Mostly Baroque: Hong Kong Sinfonietta,
Conductor: Geoffrey Lancaster, 14/7/2012
Many moons ago, the pianist Paul Badura-Skoda — already in his early eighties, frail and bent by the ravages of age that made it difficult for him to walk across the stage — came to Hong Kong for a single recital. The programme on that memorable evening exclusively featured a selection of piano sonatas by Wolfgang Amadeus Mozart. What was initially astonishing about that evening was the fact that I had never heard — outside the practice room — so many wrong notes! Blinded and misled by the technical perfection demanded by the Mafioso regime of the recording industry, the more musically upright members of the audience began to voice their displeasure by clearing their throats, playing with their mobile devices or grimly shaking their heads in self-important indignation. Yet curiously, since Badura-Skoda made the music come alive with delicate phrasing, refined dynamic contrasts, a clear sense of melody and style, not to mention an earnest sense of duty to carry on an unbroken tradition of bringing these compositions to the general public around the world, those were some of the most beautiful wrong notes I have ever heard! He simply wasn’t trying to reproduce black dots on a page, but through his interpretation and life-long fascination with that music, was constructing and communicating meaning via the performing process. And on top of that, he was absolutely overjoyed to be on stage and play some of his favorite compositions. In short, he was making music!
By now, you must surely be wondering why I am telling you this in connection with a concert by the Hong Kong Sinfonietta. It’s an open secret that the Sinfonietta is not my favorite performing ensemble. Well, for its concert on 14 July 2012, the Sinfonietta had invited Geoffrey Lancaster to take the musical helm. Lancaster, a renowned performer, conductor, educator and scholar — who has worked in the field of historically-informed performance practice for over 40 years — brought a level of unbridled enjoyment, energy and level of excitement to the stage that instantly reminded me of Badura-Skoda.
For his opening selection, Lancaster had chosen the “Simphonie Nouvelle” Les Elémens by Jean-Féry Rebel (1666-1747). In 1737, this little-known student of Jean-Baptiste Lully finished his “Elements Symphony” consisting of an overture entitled “Chaos”, movements aptly named “Earth, Water, Fire and Air”, and a series of dances to extend the whole structure. The striking originality, not to mention the astonishing treatment of dissonant harmonies in Rebel’s music was brought to life not only by Lancaster’s enthusiasm — and the Sinfonietta was glued to every exaggerated downbeat — but also by the historically documented placement of the musicians on stage. Rather than filling the entire stage area in the shape of a half-moon, Lancaster arranged them roughly in the shape of a sail, with musicians essentially facing each other. In performance, this produced an astonishing interlocking mass of sound that gradually untangled when it reached the listener. Since the Sinfonietta used modern instruments it clearly did not come close to what Rebel might have heard during his days. Regardless, because of the extended sustaining power of modern instruments, as listeners today, we probably got the better deal. For the performance of Bach’s 5th Brandenburg Concerto, Lancaster had invited the flautist Emma Sholl and the concertmaster of the Sinfonietta, James Cuddeford to perform their respective solo parts, while he himself tackled the devilishly difficult harpsichord part.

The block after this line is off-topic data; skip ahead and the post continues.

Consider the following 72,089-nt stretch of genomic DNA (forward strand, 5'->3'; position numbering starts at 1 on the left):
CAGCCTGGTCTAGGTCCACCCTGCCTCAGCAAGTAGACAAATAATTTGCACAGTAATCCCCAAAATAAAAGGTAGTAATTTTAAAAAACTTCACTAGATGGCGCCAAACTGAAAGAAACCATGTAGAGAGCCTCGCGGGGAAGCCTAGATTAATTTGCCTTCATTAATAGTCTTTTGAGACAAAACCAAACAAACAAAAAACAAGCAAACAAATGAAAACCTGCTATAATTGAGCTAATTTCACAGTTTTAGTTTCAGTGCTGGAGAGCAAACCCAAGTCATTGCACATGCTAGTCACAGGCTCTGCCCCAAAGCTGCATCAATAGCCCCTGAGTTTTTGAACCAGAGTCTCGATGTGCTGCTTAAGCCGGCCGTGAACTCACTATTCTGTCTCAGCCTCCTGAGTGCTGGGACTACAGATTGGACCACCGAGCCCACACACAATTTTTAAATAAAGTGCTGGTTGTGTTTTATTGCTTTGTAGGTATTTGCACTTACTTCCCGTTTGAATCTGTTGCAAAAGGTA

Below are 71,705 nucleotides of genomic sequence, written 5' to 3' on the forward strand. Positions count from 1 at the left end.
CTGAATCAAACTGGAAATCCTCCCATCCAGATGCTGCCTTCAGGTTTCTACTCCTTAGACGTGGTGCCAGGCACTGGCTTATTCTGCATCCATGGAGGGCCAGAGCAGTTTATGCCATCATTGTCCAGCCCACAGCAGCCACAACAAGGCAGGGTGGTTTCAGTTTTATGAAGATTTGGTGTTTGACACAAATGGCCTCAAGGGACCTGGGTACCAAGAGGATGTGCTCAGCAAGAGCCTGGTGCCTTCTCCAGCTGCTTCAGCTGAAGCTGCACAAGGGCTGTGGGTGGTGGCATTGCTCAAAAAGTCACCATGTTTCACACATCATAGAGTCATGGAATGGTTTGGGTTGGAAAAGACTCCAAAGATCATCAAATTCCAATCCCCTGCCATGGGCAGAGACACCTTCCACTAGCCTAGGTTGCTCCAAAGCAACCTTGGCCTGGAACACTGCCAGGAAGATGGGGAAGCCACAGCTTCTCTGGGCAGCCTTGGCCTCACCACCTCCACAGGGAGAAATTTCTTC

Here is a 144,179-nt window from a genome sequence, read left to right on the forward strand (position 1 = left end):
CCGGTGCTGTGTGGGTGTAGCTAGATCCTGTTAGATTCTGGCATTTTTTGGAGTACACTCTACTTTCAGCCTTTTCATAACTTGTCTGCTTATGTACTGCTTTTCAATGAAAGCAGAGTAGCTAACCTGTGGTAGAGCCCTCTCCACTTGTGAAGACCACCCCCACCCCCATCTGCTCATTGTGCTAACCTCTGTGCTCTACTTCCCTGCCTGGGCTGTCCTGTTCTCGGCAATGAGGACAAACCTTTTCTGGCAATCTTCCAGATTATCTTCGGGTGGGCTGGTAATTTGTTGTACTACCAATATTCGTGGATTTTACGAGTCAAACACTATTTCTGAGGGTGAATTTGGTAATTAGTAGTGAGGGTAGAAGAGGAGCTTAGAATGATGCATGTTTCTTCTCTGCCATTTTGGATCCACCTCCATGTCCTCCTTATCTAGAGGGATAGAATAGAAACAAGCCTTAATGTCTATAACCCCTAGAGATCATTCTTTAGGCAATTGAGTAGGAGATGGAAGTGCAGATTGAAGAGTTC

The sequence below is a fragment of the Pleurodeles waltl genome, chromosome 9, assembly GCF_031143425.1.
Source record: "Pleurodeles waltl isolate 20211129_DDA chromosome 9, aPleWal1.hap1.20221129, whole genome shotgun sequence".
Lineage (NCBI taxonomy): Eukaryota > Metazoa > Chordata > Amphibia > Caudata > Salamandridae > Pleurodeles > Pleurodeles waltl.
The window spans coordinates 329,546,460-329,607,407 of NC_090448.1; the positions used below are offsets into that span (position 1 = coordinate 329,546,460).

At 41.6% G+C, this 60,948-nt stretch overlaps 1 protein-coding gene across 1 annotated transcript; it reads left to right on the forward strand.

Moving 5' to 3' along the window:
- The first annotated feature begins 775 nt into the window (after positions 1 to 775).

The three soloists were supported by a ripieno of four players, assembling a grand total of seven performers on stage. We were told that this was the way Bach actually intended this composition to be performed; not unlike, I suppose, how John Elliot Gardiner envisioned the ”B-minor” madrigal. Whatever Bach’s intentions might actually have been, the performance produced an astonishing musical dialogue made possible by the spiky clarity of individual lines. Praise must go to Cuddeford and Sholl whose extensive involvement with chamber music clearly aided the performance. On a somewhat different note, I was not impressed by Lancaster’s choice of tempi, or his sowing-machine approach to playing the harpsichord. For Bach’s “Orchestral Suite No. 2” the carefully placed ensemble increased to 13 performers, and a smallish orchestra took its place for the Symphony 29, K201 by Wolfgang Amadeus Mozart. Unencumbered by performing duties, Lancaster now took the role of conductor. And not unlike Badura-Skoda, he made the music come alive. Of course, he was only able to do so because the musicians of the Sinfonetta — wrong notes none withstanding — responded to his level of enthusiasm and submitted to his musical knowledge and confidence. They even had to repeat the spirited final Mozart movement as an encore. All in all, it was a thoroughly enjoyable evening, although it lasted nearly two and a half hours since Lancaster also likes to hear himself talk! This concert, however, left me with one burning question; why can’t we have that level of energy, excitement and intensity when the regular Music director is in town?